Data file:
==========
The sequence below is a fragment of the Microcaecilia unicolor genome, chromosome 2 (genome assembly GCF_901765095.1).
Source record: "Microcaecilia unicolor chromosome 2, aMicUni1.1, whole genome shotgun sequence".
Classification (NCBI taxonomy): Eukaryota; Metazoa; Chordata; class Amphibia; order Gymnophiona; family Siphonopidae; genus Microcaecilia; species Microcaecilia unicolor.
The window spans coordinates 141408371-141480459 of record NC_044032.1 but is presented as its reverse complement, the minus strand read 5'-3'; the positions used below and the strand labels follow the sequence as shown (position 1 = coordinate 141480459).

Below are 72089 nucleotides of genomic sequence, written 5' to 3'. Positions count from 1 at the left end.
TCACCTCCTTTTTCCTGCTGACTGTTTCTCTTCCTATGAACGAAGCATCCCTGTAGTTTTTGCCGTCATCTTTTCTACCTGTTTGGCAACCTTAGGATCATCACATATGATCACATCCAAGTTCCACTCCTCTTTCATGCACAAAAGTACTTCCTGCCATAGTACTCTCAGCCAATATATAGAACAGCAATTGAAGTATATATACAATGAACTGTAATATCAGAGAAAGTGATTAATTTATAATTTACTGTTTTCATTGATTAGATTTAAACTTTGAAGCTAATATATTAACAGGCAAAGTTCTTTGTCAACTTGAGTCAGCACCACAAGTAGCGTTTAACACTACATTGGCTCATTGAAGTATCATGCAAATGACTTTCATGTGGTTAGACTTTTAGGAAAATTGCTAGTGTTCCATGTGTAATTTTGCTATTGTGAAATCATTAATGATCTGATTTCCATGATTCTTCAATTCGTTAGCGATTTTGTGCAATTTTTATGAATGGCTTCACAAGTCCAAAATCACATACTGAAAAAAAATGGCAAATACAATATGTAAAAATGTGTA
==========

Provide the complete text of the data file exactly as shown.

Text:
The sequence below is a fragment of the Microcaecilia unicolor genome, chromosome 2 (genome assembly GCF_901765095.1).
Source record: "Microcaecilia unicolor chromosome 2, aMicUni1.1, whole genome shotgun sequence".
Classification (NCBI taxonomy): Eukaryota; Metazoa; Chordata; class Amphibia; order Gymnophiona; family Siphonopidae; genus Microcaecilia; species Microcaecilia unicolor.
The window spans coordinates 141408371-141480459 of record NC_044032.1 but is presented as its reverse complement, the minus strand read 5'-3'; the positions used below and the strand labels follow the sequence as shown (position 1 = coordinate 141480459).

Below are 72089 nucleotides of genomic sequence, written 5' to 3'. Positions count from 1 at the left end.
TCACCTCCTTTTTCCTGCTGACTGTTTCTCTTCCTATGAACGAAGCATCCCTGTAGTTTTTGCCGTCATCTTTTCTACCTGTTTGGCAACCTTAGGATCATCACATATGATCACATCCAAGTTCCACTCCTCTTTCATGCACAAAAGTACTTCCTGCCATAGTACTCTCAGCCAATATATAGAACAGCAATTGAAGTATATATACAATGAACTGTAATATCAGAGAAAGTGATTAATTTATAATTTACTGTTTTCATTGATTAGATTTAAACTTTGAAGCTAATATATTAACAGGCAAAGTTCTTTGTCAACTTGAGTCAGCACCACAAGTAGCGTTTAACACTACATTGGCTCATTGAAGTATCATGCAAATGACTTTCATGTGGTTAGACTTTTAGGAAAATTGCTAGTGTTCCATGTGTAATTTTGCTATTGTGAAATCATTAATGATCTGATTTCCATGATTCTTCAATTCGTTAGCGATTTTGTGCAATTTTTATGAATGGCTTCACAAGTCCAAAATCACATACTGAAAAAAAATGGCAAATACAATATGTAAAAATGTGTA